Common gripes about mortgages include the exit penalties imposed should you want to sell up or change you mortgage before a fixed or discounted deal comes to an end, and the high arrangement fees charged by many lenders.
While there is nothing in the data released by the FOS about the number of complaints relating to savings accounts, hard-pressed savers have been struggling with low interest rates for several years now.
You can get up to 3.10% with Santander's easy-access eSaver account, but many older accounts are paying 1.00% or less and even this market-leading offer includes a 12-month bonus of 2.60% - meaning that the rate will plummet to just 0.50% after the first year.
Banks are imposing the highest authorised overdraft interest rates since records began, with today's borrowers paying an average of 19.47%, according to the Bank of England.
A typical Briton with an overdraft of £1,000 is therefore forking out around £200 in interest charges alone. Coupled with meagre returns on savings, it's enough to make your blood boil!
While authorised overdrafts may seem expensive, going into the red without permission will cost you even more due to huge penalty fees.
Barclays, for example, charges £8 (up to a maximum of £40 a day) each time that there is not enough money in your account to cover a payment.
If you need to send money abroad, the likelihood is that your bank will impose transfer charges - and offer you a poor rate of exchange. Someone transferring a five-figure sum could easily lose out by £500 or more as a result.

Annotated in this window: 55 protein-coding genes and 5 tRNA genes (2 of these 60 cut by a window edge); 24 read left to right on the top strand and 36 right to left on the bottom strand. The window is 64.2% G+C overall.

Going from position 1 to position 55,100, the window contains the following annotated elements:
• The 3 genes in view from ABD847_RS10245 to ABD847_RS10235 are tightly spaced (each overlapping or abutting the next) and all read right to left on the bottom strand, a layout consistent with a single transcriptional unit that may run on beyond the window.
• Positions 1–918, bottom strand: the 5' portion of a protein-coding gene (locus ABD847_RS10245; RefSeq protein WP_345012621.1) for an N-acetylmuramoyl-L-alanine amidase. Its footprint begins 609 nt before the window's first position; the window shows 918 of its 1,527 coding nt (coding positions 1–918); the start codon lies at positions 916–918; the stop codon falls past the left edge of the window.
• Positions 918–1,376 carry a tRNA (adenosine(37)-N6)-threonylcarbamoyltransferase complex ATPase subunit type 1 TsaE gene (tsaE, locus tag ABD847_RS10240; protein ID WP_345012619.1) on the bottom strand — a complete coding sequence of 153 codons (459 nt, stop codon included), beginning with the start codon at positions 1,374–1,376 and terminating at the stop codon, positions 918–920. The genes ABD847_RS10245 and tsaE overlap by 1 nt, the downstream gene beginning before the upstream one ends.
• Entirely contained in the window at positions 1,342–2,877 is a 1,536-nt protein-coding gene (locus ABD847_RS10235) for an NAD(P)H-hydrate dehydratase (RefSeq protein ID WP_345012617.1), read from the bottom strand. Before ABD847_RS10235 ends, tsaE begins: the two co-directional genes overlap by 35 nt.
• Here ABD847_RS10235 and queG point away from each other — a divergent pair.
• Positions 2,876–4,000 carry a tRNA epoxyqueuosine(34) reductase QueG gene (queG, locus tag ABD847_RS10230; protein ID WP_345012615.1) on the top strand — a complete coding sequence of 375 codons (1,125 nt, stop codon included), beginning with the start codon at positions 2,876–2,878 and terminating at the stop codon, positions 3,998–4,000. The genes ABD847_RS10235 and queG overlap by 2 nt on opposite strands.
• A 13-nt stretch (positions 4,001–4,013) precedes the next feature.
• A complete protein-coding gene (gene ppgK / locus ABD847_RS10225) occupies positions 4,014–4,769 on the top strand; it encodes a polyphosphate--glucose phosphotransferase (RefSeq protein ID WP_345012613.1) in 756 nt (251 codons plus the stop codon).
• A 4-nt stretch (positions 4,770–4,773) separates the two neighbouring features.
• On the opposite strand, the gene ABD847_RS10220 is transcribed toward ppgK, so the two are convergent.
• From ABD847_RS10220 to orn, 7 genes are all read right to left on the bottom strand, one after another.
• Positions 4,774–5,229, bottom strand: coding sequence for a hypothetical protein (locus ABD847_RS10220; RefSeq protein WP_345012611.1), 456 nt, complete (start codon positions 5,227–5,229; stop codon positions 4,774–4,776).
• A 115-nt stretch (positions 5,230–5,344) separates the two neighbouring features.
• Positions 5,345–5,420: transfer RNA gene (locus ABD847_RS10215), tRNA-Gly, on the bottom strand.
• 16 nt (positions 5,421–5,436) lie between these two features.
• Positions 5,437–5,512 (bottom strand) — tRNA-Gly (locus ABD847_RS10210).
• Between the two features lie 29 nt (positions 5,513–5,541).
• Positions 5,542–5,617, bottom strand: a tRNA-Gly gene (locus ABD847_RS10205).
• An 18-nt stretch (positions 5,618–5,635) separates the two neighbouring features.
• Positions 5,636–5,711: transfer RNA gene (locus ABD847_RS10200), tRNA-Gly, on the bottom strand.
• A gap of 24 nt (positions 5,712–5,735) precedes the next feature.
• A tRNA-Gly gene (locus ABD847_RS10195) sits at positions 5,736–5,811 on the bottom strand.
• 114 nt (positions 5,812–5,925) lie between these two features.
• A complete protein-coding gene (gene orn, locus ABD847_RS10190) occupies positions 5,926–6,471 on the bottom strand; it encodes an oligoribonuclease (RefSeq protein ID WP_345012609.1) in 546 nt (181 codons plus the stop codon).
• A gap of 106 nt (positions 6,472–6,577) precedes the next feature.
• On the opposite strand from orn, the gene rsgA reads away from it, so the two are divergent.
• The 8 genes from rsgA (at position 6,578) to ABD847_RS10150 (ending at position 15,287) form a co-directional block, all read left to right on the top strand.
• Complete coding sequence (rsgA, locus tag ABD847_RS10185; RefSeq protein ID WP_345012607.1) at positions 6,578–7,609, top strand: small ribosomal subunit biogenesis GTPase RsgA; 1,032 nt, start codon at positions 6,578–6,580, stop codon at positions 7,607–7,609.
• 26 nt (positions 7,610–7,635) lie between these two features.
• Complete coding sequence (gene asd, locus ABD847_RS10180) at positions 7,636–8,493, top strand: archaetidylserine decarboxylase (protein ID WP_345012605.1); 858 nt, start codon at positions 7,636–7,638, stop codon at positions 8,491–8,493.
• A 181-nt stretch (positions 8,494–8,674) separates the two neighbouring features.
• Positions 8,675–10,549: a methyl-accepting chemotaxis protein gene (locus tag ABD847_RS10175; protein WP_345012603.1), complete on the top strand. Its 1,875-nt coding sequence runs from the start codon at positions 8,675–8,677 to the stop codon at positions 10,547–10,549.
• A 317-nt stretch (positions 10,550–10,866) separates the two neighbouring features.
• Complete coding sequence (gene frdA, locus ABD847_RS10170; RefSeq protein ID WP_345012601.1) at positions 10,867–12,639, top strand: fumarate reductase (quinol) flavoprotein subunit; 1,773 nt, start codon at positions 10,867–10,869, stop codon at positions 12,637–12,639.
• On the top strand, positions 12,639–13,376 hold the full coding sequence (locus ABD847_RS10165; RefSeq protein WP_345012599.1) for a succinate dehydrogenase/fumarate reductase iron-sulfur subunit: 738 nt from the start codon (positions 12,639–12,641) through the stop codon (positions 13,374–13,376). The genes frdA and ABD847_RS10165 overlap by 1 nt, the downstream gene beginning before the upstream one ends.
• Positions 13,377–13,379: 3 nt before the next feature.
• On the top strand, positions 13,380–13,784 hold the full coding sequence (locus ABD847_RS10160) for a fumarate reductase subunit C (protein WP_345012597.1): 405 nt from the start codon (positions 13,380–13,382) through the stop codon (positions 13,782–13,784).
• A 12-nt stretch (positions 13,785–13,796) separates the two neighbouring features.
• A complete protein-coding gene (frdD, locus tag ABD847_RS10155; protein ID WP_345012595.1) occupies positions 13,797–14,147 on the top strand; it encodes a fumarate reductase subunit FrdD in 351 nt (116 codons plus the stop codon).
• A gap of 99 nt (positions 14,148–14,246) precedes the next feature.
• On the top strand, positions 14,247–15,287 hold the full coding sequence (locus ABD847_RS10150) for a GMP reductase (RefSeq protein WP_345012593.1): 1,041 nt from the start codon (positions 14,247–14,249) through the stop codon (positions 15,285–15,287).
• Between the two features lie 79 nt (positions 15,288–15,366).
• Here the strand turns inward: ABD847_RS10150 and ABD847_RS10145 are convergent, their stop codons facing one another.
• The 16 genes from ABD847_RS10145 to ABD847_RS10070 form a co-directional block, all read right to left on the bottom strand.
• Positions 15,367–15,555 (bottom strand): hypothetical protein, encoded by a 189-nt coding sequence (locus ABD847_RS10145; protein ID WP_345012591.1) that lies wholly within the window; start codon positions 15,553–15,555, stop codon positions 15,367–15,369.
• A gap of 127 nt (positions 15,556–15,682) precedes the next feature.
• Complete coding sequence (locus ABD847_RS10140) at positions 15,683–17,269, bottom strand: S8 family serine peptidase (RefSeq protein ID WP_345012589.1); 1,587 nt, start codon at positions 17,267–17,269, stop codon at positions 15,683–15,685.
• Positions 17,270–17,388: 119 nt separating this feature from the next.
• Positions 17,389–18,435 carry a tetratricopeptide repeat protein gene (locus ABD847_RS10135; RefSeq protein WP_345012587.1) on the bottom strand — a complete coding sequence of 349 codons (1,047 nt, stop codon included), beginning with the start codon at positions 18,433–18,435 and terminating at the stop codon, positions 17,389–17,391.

The good news, however, is that you can often get a better deal by using a currency specialist such as Moneycorp.
Automated telephone banking systems, not to mention call centres in far-flung parts of the world, are one of our top gripes - especially as we often encounter them when we are already calling to report a problem.
In the words of one disgruntled customer: "What is it about telephone banking that turns me into Victor Meldrew? Well, maybe it's the fourteen security questions, maybe it's the range of products that they try to push or maybe it's because I'm forced to listen to jazz funk at full volume while my phone bill soars.
"Actually though, I think it's because the people I eventually speak to rarely seem able to solve the issue I'm calling about."
The days of a personal relationship with your bank manager are long gone - for the huge majority of us at least.
When ethical Triodos Bank investigated recently why around 9 million Britons would not recommend their banks to a friend or relative, it found that almost a third felt they were not treated as individuals. Another 40%, meanwhile, were simply disappointed with the customer service they received.
When you're in a rush, the last thing you want to do is wait in a long queue at your local branch.
Researchers at consumer champion Which? recently found that most people get seen within 12 minutes, but you could have a much longer wait if you go in at a busy time. Frustrating stuff!
The Triodos Bank research also indicated that the bonus culture that ensured the bank's high-flying employees received large salaries, even when it was making a loss at the taxpayer's expense, was hugely unpopular with consumers.
About a quarter of those who would not recommend their current banks said this was the main reason why. And with RBS executives sharing a £785 million bonus pool despite the bank, which is 82% publicly owned, making a loss of £2 billion last year, it's not hard to see why.